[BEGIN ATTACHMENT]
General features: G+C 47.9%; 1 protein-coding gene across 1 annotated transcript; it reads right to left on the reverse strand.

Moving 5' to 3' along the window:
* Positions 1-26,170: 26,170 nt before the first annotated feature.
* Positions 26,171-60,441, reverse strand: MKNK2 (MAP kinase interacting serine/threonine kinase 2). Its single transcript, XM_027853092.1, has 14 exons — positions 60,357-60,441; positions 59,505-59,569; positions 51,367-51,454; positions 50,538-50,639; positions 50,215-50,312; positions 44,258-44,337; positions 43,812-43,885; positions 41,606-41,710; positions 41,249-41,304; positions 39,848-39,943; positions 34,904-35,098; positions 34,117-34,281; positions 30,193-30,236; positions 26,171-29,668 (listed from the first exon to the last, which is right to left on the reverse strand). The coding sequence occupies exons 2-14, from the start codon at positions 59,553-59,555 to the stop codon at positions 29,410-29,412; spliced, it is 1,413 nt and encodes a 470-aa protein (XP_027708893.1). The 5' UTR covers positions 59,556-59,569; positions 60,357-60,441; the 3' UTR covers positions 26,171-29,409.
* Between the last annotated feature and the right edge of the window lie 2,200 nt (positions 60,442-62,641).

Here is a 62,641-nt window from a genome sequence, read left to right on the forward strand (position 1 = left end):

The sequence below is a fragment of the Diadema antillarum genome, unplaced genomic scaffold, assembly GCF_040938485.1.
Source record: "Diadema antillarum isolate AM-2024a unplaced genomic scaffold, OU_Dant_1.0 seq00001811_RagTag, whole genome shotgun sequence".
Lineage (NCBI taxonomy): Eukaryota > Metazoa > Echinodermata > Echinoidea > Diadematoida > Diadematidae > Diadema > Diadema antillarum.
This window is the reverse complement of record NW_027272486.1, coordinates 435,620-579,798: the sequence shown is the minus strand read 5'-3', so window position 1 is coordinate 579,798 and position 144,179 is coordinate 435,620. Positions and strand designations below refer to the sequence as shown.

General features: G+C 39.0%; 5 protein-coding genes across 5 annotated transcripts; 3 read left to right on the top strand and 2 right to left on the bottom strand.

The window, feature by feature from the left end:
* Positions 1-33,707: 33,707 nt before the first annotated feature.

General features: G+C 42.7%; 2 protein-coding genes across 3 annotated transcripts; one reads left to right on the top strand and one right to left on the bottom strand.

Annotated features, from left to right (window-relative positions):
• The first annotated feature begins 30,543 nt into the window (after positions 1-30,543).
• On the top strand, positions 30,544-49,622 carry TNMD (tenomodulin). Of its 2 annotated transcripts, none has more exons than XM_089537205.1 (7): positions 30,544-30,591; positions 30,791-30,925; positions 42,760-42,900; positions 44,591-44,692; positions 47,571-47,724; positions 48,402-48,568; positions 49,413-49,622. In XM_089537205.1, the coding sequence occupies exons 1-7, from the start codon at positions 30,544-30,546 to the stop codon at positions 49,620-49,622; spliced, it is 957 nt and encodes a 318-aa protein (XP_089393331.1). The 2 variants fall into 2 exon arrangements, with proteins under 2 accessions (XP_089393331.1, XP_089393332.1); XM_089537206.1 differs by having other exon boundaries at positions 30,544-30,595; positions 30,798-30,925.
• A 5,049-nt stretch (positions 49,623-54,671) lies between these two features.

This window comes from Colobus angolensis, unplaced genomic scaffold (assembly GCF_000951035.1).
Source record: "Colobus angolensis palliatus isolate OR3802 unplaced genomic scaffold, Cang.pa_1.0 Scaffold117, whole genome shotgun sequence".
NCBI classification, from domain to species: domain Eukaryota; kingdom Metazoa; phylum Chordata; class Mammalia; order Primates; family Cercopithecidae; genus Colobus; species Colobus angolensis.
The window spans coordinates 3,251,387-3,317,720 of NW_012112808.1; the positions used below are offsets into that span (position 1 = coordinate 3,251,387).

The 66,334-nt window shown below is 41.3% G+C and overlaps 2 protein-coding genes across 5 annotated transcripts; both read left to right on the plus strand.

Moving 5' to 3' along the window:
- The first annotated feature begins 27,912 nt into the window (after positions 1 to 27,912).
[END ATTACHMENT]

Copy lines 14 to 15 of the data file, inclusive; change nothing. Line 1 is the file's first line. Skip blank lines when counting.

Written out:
General features: G+C 42.7%; 2 protein-coding genes across 3 annotated transcripts; one reads left to right on the top strand and one right to left on the bottom strand.

Annotated features, from left to right (window-relative positions):